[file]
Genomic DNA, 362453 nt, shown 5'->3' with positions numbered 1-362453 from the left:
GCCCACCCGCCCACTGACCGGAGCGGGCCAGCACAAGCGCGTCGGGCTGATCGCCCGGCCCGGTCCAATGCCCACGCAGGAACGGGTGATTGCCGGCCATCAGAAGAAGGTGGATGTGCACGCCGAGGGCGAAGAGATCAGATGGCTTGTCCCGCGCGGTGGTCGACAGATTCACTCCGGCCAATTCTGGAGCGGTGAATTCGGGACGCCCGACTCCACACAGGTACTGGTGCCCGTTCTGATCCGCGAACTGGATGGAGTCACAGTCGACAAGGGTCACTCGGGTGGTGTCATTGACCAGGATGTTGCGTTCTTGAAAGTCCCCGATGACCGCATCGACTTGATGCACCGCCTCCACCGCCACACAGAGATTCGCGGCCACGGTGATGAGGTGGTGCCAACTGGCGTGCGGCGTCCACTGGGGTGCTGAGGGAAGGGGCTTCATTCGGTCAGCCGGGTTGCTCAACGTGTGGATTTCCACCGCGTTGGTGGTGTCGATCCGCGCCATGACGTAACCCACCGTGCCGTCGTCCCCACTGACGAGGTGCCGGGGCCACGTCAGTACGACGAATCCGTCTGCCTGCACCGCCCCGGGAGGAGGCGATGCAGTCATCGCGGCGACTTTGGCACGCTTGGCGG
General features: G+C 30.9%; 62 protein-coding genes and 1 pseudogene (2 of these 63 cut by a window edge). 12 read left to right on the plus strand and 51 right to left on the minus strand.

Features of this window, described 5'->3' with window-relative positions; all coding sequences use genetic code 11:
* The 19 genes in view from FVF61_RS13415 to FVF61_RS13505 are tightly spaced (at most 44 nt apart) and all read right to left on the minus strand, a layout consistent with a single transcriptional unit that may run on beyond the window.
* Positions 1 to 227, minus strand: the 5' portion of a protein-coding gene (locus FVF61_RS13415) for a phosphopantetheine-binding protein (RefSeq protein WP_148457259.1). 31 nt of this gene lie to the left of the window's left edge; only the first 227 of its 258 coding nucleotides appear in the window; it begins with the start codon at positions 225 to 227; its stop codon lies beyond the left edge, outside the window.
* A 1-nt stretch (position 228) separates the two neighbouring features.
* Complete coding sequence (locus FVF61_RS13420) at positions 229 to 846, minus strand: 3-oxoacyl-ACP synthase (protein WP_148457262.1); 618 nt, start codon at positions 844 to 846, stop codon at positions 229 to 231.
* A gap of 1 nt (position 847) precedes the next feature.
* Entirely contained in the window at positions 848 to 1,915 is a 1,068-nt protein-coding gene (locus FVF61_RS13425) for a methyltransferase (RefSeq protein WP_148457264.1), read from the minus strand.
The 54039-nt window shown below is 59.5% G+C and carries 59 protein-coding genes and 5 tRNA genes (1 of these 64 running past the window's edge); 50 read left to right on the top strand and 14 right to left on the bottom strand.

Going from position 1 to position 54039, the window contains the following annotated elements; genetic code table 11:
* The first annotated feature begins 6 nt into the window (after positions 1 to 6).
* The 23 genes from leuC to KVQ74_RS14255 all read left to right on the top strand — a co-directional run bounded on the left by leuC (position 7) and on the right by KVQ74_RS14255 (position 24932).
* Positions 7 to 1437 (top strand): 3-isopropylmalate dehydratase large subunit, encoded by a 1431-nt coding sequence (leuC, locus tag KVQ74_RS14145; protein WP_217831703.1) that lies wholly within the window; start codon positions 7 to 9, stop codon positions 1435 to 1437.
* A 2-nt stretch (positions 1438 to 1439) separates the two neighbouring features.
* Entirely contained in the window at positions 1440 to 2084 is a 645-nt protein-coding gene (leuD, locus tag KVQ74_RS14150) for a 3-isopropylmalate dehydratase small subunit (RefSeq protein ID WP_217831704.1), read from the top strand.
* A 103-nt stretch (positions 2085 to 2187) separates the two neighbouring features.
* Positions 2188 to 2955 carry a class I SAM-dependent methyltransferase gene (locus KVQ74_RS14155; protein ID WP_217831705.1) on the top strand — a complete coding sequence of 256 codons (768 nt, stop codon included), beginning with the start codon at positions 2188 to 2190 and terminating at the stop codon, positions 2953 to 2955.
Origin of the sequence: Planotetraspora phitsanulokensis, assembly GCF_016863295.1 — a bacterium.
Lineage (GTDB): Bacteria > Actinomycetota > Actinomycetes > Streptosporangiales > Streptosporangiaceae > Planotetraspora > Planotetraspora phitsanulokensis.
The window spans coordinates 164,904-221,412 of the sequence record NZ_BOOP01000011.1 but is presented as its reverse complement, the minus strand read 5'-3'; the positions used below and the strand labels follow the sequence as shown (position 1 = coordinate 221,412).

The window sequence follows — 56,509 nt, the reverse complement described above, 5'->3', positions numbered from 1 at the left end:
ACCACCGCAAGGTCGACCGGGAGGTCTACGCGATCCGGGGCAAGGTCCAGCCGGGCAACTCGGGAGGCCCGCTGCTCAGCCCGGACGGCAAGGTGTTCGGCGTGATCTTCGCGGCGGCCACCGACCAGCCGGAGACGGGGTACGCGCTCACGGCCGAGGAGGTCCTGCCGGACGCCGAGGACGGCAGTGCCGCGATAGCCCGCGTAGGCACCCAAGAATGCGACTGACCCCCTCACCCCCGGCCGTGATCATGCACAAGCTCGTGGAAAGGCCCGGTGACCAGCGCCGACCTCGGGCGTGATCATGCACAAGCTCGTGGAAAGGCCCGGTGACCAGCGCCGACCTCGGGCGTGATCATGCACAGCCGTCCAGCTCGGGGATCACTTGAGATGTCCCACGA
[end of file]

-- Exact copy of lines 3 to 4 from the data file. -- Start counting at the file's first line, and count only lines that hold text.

General features: G+C 30.9%; 62 protein-coding genes and 1 pseudogene (2 of these 63 cut by a window edge). 12 read left to right on the plus strand and 51 right to left on the minus strand.

Features of this window, described 5'->3' with window-relative positions; all coding sequences use genetic code 11: